An artistic reconstruction of the ancient whale, Coronodon havensteini. Illustration: Alberto Gennari

(Newswise)–How did baleen whales, which include the largest vertebrates to ever live, evolve to feed today almost entirely on tiny saltwater crustaceans, such as krill?

Scientists have posed this question for years, but researchers at New York Institute of Technology College of Osteopathic Medicine (NYITCOM) have provided fossil evidence that may solve the prehistoric mystery.

Instead of chewing, modern cetaceans—whales, dolphins, and porpoises—consume food by one of three processes: relying on suction through the mouth, using teeth to secure prey, or opening their mouth and then thrusting the body and mouth forward. One group of cetaceans, baleen whales, lack teeth and have baleen instead, a hair-like filter feeding system that lines their mouths. Baleen whales consume their food by sifting through vast volumes of salt water to capture krill and other small organisms. As the whale pushes the water out, its bristle-like baleen, made of the same keratin found in human fingernails, strains the organisms and leaves behind a food source for the whale.

The earliest fossil cetaceans, which existed 50 million years ago had teeth, and even baleen whales in utero start, but then stop, to form teeth. Thus it has long been understood that baleen whales have toothed ancestors. However, researchers have often debated whether these whales passed through an evolutionary stage of toothless suction feeders or whether they used teeth for filtering until baleen evolved. In support of the latter theory, NYITCOM Anatomy department researchers Jonathan Geisler, Ph.D., associate professor and chair, and Brian Beatty, Ph.D., associate professor, suggest that an early species of toothed mysticete (the scientific name given to precursors to baleen whales that retained teeth) called Coronodon havensteini retains a key evolutionary stage that gave rise to today’s baleen whales.

“The transition from teeth to baleen is widely contested, but our research indicates that ancient toothed whales relied on the spaces between their complex and enormous teeth for filtering,” said Geisler. “It appears that over millions of years, the teeth were retained until baleen became sufficiently large and complex to take over the role of filter feeding.”

The ancient remains of Coronodon havensteini were inadvertently discovered in the early 2000s by a scuba diver searching for shark teeth in South Carolina’s Wando River. Instead of finding shark teeth, diver Mark Havenstein, for whom the newly found species is named, discovered the fossilized whale. The specimen now resides in the Mace Brown Museum of Natural History at the College of Charleston, where it has been studied by Geisler, Beatty, and two collaborators from that museum, Robert Boessenecker, Ph.D., and Mace Brown, Ph.D. Found in sediments originating 30 million years ago, Coronodon havensteini is a transitional species between earlier whales that snagged fish with their teeth and modern baleen whales.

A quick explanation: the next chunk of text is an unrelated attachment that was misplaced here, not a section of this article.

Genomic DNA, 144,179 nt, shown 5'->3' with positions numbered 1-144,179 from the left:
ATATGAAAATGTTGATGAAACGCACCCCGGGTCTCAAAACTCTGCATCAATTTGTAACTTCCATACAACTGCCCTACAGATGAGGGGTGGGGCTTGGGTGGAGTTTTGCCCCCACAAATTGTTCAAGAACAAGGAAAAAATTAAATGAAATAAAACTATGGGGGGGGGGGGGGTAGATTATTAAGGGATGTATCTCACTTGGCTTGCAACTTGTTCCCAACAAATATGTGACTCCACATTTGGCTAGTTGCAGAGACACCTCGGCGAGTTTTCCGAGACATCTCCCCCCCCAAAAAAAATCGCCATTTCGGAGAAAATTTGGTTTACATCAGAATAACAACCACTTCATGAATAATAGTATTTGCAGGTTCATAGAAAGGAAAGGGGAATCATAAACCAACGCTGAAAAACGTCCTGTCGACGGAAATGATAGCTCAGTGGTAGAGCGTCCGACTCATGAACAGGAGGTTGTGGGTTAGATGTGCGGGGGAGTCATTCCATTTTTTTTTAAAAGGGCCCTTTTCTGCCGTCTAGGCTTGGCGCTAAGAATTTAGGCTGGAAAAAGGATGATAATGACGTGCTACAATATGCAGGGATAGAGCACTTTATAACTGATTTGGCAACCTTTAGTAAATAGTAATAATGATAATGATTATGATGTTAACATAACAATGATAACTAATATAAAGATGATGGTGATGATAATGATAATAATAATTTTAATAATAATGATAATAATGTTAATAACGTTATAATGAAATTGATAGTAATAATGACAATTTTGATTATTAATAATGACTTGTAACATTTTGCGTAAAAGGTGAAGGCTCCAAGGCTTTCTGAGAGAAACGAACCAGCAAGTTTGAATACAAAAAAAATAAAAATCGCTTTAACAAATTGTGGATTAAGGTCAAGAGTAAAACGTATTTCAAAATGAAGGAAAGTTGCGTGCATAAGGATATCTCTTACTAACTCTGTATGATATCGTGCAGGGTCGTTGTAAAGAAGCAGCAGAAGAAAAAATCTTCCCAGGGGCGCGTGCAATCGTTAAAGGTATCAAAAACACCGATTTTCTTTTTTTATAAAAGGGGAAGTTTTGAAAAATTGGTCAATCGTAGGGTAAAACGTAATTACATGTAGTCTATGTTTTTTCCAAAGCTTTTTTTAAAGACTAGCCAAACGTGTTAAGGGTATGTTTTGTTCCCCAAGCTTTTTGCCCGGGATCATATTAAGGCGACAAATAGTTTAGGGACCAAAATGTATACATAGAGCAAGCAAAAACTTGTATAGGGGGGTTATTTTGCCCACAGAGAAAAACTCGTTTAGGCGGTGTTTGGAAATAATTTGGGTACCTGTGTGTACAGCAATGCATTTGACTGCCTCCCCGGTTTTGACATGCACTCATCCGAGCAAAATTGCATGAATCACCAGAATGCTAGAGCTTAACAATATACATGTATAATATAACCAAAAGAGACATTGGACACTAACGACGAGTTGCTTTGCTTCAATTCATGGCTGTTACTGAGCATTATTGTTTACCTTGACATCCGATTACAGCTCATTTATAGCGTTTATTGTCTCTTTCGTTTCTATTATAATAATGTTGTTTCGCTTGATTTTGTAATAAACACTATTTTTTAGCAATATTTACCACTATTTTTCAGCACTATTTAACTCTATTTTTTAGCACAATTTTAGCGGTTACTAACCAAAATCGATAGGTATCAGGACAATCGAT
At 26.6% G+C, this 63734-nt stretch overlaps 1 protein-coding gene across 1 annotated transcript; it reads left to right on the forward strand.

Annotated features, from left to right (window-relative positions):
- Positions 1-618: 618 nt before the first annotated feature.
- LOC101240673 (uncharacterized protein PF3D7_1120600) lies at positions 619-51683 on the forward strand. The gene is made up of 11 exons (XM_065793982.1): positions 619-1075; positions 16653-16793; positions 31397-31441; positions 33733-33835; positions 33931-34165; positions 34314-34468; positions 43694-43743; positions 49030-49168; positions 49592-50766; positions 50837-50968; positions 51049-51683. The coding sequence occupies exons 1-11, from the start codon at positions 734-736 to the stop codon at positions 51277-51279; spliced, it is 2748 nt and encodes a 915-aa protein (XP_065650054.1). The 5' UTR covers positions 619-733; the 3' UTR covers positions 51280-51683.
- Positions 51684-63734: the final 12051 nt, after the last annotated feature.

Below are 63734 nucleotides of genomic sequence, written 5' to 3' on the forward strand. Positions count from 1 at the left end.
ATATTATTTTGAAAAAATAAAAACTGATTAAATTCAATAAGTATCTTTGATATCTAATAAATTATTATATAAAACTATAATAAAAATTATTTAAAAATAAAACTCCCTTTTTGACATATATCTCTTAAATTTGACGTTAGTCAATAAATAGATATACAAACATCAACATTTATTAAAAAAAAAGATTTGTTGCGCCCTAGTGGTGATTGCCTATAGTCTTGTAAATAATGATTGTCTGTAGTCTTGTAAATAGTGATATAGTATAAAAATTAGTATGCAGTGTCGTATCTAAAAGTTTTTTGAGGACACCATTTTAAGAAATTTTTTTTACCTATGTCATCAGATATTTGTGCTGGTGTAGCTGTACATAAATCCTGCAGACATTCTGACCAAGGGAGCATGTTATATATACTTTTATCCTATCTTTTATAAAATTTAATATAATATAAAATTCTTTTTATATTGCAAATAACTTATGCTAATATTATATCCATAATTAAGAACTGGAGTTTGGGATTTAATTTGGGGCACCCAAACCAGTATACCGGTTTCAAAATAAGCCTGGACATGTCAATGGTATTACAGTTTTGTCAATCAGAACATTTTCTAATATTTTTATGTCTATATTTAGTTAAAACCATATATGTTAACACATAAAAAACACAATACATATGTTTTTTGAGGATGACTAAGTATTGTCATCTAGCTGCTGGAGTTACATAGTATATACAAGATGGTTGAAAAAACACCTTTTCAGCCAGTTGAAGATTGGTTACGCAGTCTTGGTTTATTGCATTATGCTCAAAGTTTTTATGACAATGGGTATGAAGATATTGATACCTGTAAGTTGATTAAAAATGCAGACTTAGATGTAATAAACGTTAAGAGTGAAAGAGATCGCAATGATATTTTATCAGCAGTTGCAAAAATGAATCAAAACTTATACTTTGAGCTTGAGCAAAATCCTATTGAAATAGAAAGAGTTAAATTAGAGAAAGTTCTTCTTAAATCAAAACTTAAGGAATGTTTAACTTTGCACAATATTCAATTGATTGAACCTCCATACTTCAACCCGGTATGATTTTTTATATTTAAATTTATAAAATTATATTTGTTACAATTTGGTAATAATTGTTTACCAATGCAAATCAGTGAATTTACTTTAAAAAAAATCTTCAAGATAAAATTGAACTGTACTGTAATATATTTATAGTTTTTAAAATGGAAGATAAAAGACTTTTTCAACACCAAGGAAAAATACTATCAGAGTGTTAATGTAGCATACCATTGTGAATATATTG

The NYITCOM investigators realized this new fossil species offers evidence about the teeth-to-baleen transition. With its skull measuring nearly one meter long, Coronodon havensteini was also larger than many other toothed mysticetes of the time, such as Mammalodon and Aetiocetus, and when compared to other ancient whales, had remarkably large molars that suggested an uncommon feeding behavior. In examining the front teeth, the researchers concluded they were used to snag prey, but this was not the case with the whale’s back teeth. The wear on Coronodon havensteini’s unusually large molars, each equal in size to the palm of one’s hand, presented no evidence of shearing or cutting food, suggesting these teeth were used to filter food by ejecting water through the spaces between closed teeth. Wear on the hidden cusps bordering these openings further supported this theory.

“This study reminds us that feeding is complex,” said Beatty. “We needed multiple lines of evidence to sort this out. Animals have tried every possible use of a tool at their disposal, and so must we in order to build our understanding of how these whales evolved,” said Beatty.

Continuing their investigation, the researchers will examine closely related species from the Charleston, South Carolina region in search of further evidence.